Lack of Tony Stewart tributes disappoints Kevin Harvick: ‘I don’t think anybody did a good job’

Jerry Markland/Getty Images
8 Comments

AVONDALE, Ariz. – Tony Stewart didn’t want the fawning tributes, but Kevin Harvick said the wishes of his teammate, car owner and friend shouldn’t have been respected.

With two races remaining, Stewart’s Sprint Cup career is drawing to a muted close – the most elaborate celebration of his legacy was a life-size bobblehead presented last week to the three-time champion by Texas Motor Speedway president Eddie Gossage – and Harvick isn’t pleased about the lack of recognition for a surefire first-ballot NASCAR Hall of Famer.

“(Stewart’s legacy) is not going to be what it should be because I don’t think anybody did a good job of giving him the credit he deserved throughout the year from the racetracks and from a sport standpoint,” Harvick said Friday night after qualifying sixth at Phoenix International Raceway. “That’s been very disappointing from my standpoint. I know that Tony probably would say that he didn’t want that, but I don’t think anybody’s done a very good job for giving him the credit that he for the time he’s put in and the success he’s had in this sport.”

Since the outset of his September 2015 announcement to reveal his impending retirement, Stewart adamantly has insisted he didn’t want to be feted with salutes the way Jeff Gordon was by several tracks last season.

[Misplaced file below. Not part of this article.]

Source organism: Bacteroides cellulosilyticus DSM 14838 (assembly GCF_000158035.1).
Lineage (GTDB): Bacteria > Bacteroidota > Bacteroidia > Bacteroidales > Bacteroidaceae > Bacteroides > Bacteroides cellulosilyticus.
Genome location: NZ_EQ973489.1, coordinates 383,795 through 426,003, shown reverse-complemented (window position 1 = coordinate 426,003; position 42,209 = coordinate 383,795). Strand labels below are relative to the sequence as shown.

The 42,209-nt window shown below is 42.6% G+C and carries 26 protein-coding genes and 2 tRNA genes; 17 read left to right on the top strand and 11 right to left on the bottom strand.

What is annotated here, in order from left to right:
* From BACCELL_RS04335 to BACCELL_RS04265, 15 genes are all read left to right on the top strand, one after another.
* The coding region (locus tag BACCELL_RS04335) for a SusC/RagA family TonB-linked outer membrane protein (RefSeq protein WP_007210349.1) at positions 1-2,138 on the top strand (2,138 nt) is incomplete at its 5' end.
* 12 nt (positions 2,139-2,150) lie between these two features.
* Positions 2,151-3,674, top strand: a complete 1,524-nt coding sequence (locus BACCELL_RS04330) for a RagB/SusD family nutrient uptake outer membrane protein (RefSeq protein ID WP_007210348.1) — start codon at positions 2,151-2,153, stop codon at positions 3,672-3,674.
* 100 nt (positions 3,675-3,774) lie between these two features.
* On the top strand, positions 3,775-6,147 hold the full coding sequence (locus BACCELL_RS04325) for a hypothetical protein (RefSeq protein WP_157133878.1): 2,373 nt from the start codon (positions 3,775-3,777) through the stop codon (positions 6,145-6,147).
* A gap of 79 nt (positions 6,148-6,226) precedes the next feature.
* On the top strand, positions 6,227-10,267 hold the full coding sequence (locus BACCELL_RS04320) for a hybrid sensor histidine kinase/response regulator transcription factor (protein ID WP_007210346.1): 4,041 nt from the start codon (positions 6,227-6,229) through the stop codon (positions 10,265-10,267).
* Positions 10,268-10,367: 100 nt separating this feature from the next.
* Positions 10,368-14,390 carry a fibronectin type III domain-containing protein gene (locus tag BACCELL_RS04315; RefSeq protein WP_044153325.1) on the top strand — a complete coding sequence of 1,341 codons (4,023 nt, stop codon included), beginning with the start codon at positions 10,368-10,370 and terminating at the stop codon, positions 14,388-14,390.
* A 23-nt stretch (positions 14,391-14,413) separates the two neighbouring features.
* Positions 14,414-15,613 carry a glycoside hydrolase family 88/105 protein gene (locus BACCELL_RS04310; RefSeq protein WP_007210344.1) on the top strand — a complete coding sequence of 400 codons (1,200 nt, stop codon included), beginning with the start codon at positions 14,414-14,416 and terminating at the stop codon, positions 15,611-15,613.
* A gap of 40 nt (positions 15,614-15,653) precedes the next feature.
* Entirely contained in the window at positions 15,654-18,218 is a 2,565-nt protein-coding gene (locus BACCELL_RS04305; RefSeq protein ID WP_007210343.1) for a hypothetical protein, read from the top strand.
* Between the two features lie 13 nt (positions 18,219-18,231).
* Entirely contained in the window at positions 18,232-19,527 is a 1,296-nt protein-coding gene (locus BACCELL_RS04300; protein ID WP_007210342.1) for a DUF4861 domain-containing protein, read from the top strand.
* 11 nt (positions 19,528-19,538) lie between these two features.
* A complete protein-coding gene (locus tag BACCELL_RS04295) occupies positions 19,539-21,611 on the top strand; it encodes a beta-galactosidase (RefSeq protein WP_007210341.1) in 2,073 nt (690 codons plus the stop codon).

“You can save your gifts,” Stewart said last year. “I’ve got enough rocking chairs at home as it is. I bought those when I wanted to go sit on my own rocking chair. You don’t have to give me one.

“I think what the tracks and the fans have done for Jeff Gordon is very fitting. I think what everybody has done is shown their respect for what he’s done for the sport of auto racing and for Cup and what he has done for motorsports as a whole. I’m not really that kind of guy.  I’m content to go race and be around the racing community and the racing family and be around our fans.  They can just send me a note from the track president and say, ‘Hey, thank you,’ and that’ll be sufficient for me. I think it’s been very fitting for Jeff.  I don’t think I’m worthy of that kind of admiration because I think Jeff has really done so much for the sport that nobody will ever be able to do again.”

Harvick, though, has argued that Stewart’s resume as an IndyCar champion who excelled in open-wheel and stock-car racing was deserving of the same recognition because of its wider impact on motorsports.

“It’s been pretty disheartening to me to see the lack of credit that he’s gotten week to week,” Harvick said.

If tracks wanted to honor “Smoke,” there likely will be many future opportunities. Stewart won’t be disappearing from view next year when he plans to run in various racing series and still attend many NASCAR races as an owner.